The Committee on Economic Social and Cultural Rights has the view that “States […] retain at all times the obligation to regulate private actors to ensure that the services they provide are accessible to all, are adequate, are regularly assessed in order to meet the changing needs of the public and are adapted to those needs.” The Committee also refers to a state’s accountability for the acts of a private entity when such an entity “is empowered under the State Party’s legislation to exercise elements of governmental authority.” The CESCR made clear at the outset of its general comments that privatization is neither in violation, nor in compliance with the international legal framework of economic, social, and cultural rights. The vague approach taken by the Committee towards defining responsibility can also imply that a state is always responsible for actions of private actors, in both cases – when it directly outsourced some functions or just allowed (actively or inactively) a private entity to engage in public services. That is to say, de lege ferenda international law cannot do more than attributing responsibility to states for the actions of private actors. It cannot prohibit or limit a state to enter into public-private agreements with private actors even in the administration and design of justice mechanisms.
The absence of clear rules governing privatization and private involvement does not mean that these phenomena should not be of concern to international lawyers and international law. Privatization is often promoted on supranational levels as part of the development and economic reforms by states and international organizations. Moreover, privatization and the private sector’s involvement are not merely questions of domestic governance. They have substantial effects on the perception of a state as a subject of international law with its own obligations, responsibilities, and functions. If public actors are not capable of or willing to provide certain public services themselves, their sovereignty is left without any shields of protection from undue influence.
In her book, Schwöbel-Patel examines how NGOs, IOs, and states use marketing strategies in the context of global justice to secure capital growth. This post intends to add to this analysis by discussing how private actors exploit global justice for similar purposes and that privatization poses risks of “receding of social values in favour of market values” – a distortion inherent to the neoliberal order as a whole (p.4). Through privatization or other tenets of neoliberalism, various actors of the global justice sector compete over the meaning of global justice and therefore, compete for resources (p.6). One might ask: what is the danger posed by this neoliberal order to the delivery of justice? Schwöbel-Patel argues that “instruments of market growth are themselves benign, that they are misunderstood or have simply been in the wrong hands” (p.13). But how to regulate these instruments in cases when justice administration slipped through the public hands into private ones? Justice regulations were not initially designed for private actors and thus, with the current legal norms and the absence of adequate regulations of ‘privatized justice,’ we still observe the damaging consequences of the utilization of business strategies in the global justice sector. Even the International Monetary Fund acknowledged that neoliberal policies, especially privatization and deregulation, contribute to inequality (p.13).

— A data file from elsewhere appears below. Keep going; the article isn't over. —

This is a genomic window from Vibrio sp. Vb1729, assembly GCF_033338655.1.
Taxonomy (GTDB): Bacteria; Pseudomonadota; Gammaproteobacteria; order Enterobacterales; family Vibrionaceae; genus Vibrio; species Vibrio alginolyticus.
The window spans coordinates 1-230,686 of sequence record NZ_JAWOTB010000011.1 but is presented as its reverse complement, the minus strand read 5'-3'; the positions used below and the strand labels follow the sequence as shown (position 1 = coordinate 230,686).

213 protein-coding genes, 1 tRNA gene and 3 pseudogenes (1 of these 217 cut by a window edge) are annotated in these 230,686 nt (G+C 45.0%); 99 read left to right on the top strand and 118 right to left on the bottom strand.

Marketization and privatization of global justice have been present in the international legal sphere, especially in discussions on the importance of the material world and new objects of international law (p.16). ‘Marketing Global Justice’ is definitely an important and valuable contribution to this under-researched and under-theorized area. With all the criticism of marketing, it is worth remembering that without the support of third parties, many justice initiatives would not have the chance to be established. Therefore, states, IOs, NGOs, and private entities committed to global good have to achieve their aims utilizing various financial schemes to secure funding for their projects. These projects allow victims to seek the truth, reparation, reconciliation, and even vindication. Therefore, Schwöbel-Patel’s innovative work can be a guide for global justice actors to avoid socially unjust and destructive methods of securing capital flow, be it used for the financing of justice projects or the attraction of investment in a state. This post shall be a reminder that in our globalized world, the need to ensure a common basis in international norms and standards for private actors to mobilize the necessary resources for sustainable investment in justice is urgent as ever. The book is the first step to challenge what can be allowed in the marketization of global justice and show when business strategies can endanger justice processes and silence or harm victims, who should stay at the center of all justice endeavors. Christine Schwöbel-Patel’s contribution opens up a whole new niche for further exploration of business strategies used in the international legal sphere, which can contribute to easing-off the tensions between law, politics, economy, colonial legacies, and finally justice.